But do chicks dig beards? Passion's Facial Hair Handbook website assures that "your beard or moustache will get you laid!" but at least at the West Coast Championships I notice that it does more than that: most competitors are accompanied by their undeniably attractive wives or girlfriends. Yes, there's something about a beard that gives a guy an honest, cuddly dad-vibe, and that's something many women would like to take home for more than the night.

The show starts with the natural beard and moustache competition and as the first contestant prances down the catwalk in a tight 70s shirt, kicking like a Vegas dancer, the crowd cheers as if Katy Perry just walked on stage. Next is a man's man kind-of-guy wearing a baseball cap and a button up blue shirt - he gets a cacophony of hoots from the crowd including a loud yell "Now that's sex!!!"

Once the twenty or so contestants have strutted their stuff the audience yells their favorites to the judges and I start to understand why I saw earplugs on sale by the bar. Following come the Partial Beard, Natural Moustache, Natural Full-Beard, Natural Full-Beard With Styled Moustache and lastly, the Freestyle Beard categories. Some of the contestants just walk the catwalk, perhaps caressing their facial locks, while others get in character by shooting fake guns, playing a toy electric guitar or ripping off their shirts exposing beer guts and tattoos.

The crowd never settles and every contestant gets catcalls and enthusiastic support. But even after the awards ceremony, I have to agree with the beardsmen I spoke to. This isn't an event about winning, it's about growing facial hair, getting appreciated for it and hanging out with other people who understand the pleasure that comes from tending a garden of whiskers. And then of course, there's the beer.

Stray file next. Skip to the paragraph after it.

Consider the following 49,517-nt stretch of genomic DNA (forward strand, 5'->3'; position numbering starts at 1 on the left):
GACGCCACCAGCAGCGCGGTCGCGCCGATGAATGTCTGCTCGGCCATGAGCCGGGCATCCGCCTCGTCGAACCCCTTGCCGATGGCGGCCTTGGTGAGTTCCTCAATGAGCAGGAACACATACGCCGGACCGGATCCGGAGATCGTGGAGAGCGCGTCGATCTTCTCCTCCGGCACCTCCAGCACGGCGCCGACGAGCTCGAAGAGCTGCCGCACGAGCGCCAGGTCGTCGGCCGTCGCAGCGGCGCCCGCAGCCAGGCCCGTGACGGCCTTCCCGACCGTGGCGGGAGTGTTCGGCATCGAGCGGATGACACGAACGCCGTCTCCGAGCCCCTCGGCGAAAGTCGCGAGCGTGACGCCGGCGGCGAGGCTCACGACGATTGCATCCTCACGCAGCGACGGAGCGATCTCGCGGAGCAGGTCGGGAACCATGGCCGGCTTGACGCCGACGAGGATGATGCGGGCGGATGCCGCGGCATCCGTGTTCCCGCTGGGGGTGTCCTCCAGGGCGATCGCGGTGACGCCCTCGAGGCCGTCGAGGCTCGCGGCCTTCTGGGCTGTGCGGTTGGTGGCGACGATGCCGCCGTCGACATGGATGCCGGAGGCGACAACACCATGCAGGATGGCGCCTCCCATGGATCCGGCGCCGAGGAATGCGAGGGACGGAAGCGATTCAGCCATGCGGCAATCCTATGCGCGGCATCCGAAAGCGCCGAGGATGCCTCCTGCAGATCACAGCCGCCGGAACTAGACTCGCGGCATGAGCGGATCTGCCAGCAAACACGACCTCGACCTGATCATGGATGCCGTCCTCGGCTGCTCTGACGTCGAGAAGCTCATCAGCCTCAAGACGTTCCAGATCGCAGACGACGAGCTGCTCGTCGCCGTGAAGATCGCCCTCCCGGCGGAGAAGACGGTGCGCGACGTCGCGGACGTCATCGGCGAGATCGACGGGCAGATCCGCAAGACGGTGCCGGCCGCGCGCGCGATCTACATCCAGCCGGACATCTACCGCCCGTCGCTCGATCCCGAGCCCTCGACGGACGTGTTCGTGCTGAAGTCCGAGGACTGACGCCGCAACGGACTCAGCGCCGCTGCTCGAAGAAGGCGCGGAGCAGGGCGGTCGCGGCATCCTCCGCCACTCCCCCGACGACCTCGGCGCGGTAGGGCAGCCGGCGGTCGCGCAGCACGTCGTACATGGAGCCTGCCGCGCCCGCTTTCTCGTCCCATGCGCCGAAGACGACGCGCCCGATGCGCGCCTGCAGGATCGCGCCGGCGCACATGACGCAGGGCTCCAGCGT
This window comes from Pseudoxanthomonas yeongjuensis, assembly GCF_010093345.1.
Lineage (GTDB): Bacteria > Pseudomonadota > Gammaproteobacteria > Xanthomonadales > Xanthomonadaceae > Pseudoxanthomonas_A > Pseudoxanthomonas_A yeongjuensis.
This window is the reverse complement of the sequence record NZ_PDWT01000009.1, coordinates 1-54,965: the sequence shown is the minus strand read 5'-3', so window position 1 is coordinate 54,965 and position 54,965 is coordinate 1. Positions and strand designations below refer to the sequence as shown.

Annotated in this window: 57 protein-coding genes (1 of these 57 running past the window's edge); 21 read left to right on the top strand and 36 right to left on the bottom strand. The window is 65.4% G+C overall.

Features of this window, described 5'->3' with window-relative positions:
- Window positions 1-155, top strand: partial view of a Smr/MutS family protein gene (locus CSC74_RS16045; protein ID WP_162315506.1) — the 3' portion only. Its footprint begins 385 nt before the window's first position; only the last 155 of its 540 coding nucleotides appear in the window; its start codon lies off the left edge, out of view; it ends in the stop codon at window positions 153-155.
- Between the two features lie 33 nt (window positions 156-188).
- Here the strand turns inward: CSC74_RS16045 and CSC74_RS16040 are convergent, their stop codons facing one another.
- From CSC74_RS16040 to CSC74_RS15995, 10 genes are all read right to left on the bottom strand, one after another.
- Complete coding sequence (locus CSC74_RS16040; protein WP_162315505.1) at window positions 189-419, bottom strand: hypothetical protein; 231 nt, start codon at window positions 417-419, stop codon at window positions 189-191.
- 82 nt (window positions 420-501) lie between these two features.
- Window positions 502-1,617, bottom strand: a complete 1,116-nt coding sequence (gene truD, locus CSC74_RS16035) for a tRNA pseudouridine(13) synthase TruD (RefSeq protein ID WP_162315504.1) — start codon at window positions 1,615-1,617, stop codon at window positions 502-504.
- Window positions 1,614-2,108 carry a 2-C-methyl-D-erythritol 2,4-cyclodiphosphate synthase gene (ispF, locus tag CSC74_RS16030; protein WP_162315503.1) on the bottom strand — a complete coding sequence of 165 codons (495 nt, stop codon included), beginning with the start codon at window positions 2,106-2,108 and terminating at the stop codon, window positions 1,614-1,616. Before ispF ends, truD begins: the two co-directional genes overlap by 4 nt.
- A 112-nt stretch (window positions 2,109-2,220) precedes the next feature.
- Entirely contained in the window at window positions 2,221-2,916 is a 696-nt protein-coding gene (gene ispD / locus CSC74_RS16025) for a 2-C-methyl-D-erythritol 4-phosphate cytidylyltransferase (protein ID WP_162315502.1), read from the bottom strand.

Wednesday, June 1, 2011

Traveling the Age Gap

I'm almost 40. I've traveled every year of my life, as the baby, the kid, the teen and the young adult. Then I became a traveling 30-something who still took risks but much more calculated ones than my 20 year-old counterpart; I still slept in cheap bamboo huts, took the bus and did most of my laundry by hand but splurged on a resort from time to time. My style of traveling changed through the years but I still hung out with the younger crowd as much as with a considerably older crowd and everything in between. The point seemed not to seek out people of my own age, but people who shared my passion.

But my world traveling view was shifted in Thailand two months ago. I'm still not sure if it's because I look older, act older or if travel style has changed radically in the younger generations, but for the first time I felt a sharp dividing line between myself and the gap year kids. Yes they have lots of tattoos and piercings but I think that's kind of cool. They drink a lot and so do I on occasion. Actually I don't care much what they do - if they're in Thailand and appreciating and enjoying the culture we should have something in common.

But the dividing line wasn't drawn by me. On a jungle path I pass a very young couple - we are the only people in any direction for maybe a kilometer but they avert their gaze to avoid saying hello. I say "hi," they don't answer. At a bus stop I'm surrounded by two or three converging groups of young travelers going to Krabi, they all chat with each other but I am invisible. I try to say something to join the conversation and they avoid answering. They're a clique that's never met and I'm already the geek. Soon I start noticing that the places I stay are mostly devoid of people under 30 and, although I hate to admit it, this makes me happy. When I do stay at places filled with 20 year-olds they bang doors and make noise all night keeping me awake; they avert eye-contact and make it impossible to make friends.

For a while I thought maybe I just looked like an extreme dork. It's true that a near-40 year-old woman traveling alone is culturally weird to lots of people but I'm gregarious enough to get past that. And these late-teens to early-twenties travelers aren't hanging out with anyone over 25, let alone the severely over the hill like me.

Luckily, my confidence issues were finally put to rest on Ko Phi Phi. I found this great place to stay (Phi Phi Hill) at the far end of Hat Yao. As my (28 year-old) friend and I were walking up the steps we passed a couple who were probably in their early 30s and I asked them how the place was.

"It's great!" the guy said. "No 20 year-olds."